Islam arrived in the Indian subcontinent inland in the 7th century with the Arab conquest of Sindh, and later in the 12th century with the conquests of the Ghaznavid and Ghurid. It has since become a part of India’s religious and cultural heritage. The first Muslim invasion in India by the Arabs was led by Muhammad bin Qasim. It occurred in 711 AD and resulted in Sind’s conquest.
The earliest Muslims came to Kerala or Malabar for trade in India. These Muslims were Arabs, and their language was Arabic. They settled in Kerala and were called “Moplah,” also known as “Mappila.” Let us first understand who they were and read a little more about them.
- Islam was established in Saudi Arabia and its followers were called Muslims.
- First of all, Muslims came to Kerala/Malabar for trade in India.
- These Muslims were Arabs and their language was Arabic, settled in Kerala and were called ‘Moplah’, also known as ‘Mappila’.
- These Moplahs came to India when Prophet Muhammad was alive (came before 632 AD).
- The first mosque built by them was at Kodungallur (the oldest mosque in India) in 630 AD These Muslims were buying pepper (काली मिर्च) in Kerala and were not rulers but traders. Later he became a Krishak (farmer) in Kerala
- In 1921 the Mappilas peasants revolted against Hindus.
Muhammad Prophet (571 AD To 632 AD)
- On the west coast of Saudi Arabia, the holiest place was “Mecca” & in the city of ‘Mecca‘ in 570 AD.
- Prophet Mohammad was born when he was known during the time in Saudi Arabia, the people were divided into several tribes.
- Prophet Muhammad belongs to the “Quraysh“ tribe.
- Gods in form of idols (A total of 360 idols for different tribes). Example of Gods in South Arabia): Manaj, Uj, Lat.
- When Muhammad Prophet was meditating in The “Hira Cave of South Arabia” during the course of meditation some revelations by angels were delivered to him.
- This revelation by Allah is called “Revelation of the great “.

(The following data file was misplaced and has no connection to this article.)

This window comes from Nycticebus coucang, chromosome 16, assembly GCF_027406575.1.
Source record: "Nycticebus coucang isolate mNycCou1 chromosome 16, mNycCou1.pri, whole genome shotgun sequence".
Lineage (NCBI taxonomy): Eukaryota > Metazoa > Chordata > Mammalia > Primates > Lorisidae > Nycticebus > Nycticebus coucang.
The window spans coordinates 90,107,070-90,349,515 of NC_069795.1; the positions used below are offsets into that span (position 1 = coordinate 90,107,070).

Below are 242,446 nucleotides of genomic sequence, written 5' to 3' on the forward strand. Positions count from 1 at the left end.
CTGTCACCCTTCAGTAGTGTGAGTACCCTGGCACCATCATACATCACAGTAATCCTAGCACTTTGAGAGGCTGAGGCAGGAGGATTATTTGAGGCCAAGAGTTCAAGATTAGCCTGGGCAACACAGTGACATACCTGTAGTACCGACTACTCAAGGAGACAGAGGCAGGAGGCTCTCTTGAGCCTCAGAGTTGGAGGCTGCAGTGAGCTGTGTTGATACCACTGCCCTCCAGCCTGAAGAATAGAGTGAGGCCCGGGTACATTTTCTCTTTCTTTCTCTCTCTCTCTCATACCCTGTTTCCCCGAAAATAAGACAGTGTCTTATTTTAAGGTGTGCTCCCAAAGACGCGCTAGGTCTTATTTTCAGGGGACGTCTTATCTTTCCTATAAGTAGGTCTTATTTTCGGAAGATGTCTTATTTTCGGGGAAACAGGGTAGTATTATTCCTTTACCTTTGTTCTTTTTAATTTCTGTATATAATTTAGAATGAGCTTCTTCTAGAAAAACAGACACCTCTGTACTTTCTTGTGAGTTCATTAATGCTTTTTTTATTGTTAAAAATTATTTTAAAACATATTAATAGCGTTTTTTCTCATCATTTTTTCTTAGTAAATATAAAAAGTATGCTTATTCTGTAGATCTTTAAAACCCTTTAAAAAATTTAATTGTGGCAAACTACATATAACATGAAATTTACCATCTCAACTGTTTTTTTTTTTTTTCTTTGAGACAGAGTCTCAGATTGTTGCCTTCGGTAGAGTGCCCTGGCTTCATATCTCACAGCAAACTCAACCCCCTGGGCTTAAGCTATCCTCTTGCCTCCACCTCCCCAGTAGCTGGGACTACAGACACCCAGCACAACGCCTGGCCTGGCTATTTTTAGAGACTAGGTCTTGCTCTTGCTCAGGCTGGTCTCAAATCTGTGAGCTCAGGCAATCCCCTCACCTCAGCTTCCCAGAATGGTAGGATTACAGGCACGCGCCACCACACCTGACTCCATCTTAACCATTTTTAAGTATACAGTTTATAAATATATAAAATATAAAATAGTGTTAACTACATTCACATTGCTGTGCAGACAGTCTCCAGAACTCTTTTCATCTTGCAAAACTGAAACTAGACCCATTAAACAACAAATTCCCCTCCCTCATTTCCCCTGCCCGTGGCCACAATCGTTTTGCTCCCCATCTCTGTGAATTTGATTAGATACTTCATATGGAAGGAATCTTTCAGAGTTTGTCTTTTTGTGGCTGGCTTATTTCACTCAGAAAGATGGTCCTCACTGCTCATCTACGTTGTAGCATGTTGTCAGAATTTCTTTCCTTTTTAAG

- Those who were idol worshippers were called believers.
- And non-idol worshippers were called non-believers.
- This was the beginning of the warfare between believers and non-believers.
- Initially, believers were powerful and non-believers were less in number.
Rise Of Islam
This is connected with the migration of Prophet Muhammad from Mecca to Medina.
- Gradually Islam became very popular in Saudi Arabia because of some social tactics. E.g. Economic Equality, Liberty &, etc. This way Prophet Muhammad was able to gain some Banks of followers.
- He went to Mecca and defeated all the Non-Believers in Mecca; all idols of Islam were destroyed. This was a complete victory for Islam in Saudi Arabia.
- Muhammad was first married at age 25 to Khadijah (595–619). After her death in 619 CE, he married a total of 10 women over the remaining years of his life.
- All of Muhammad’s wives were widows or divorced, with the exception of Aisha (6 Year Old).
- After 622 AD, Islam was formally established in Saudi Arabia.
- 10 years later in 622 AD, Prophet Muhammad died.
- After his death within Islam, there was a rise of two sects ‘Shia & Sunni‘. The majority of the Muslims of the world are Sunnis, India, Pakistan, Bangladesh, etc.
- Only 4 Countries Shia are in majority these are Iran, Bahrain, and Azerbaijan (Located in Central Asia).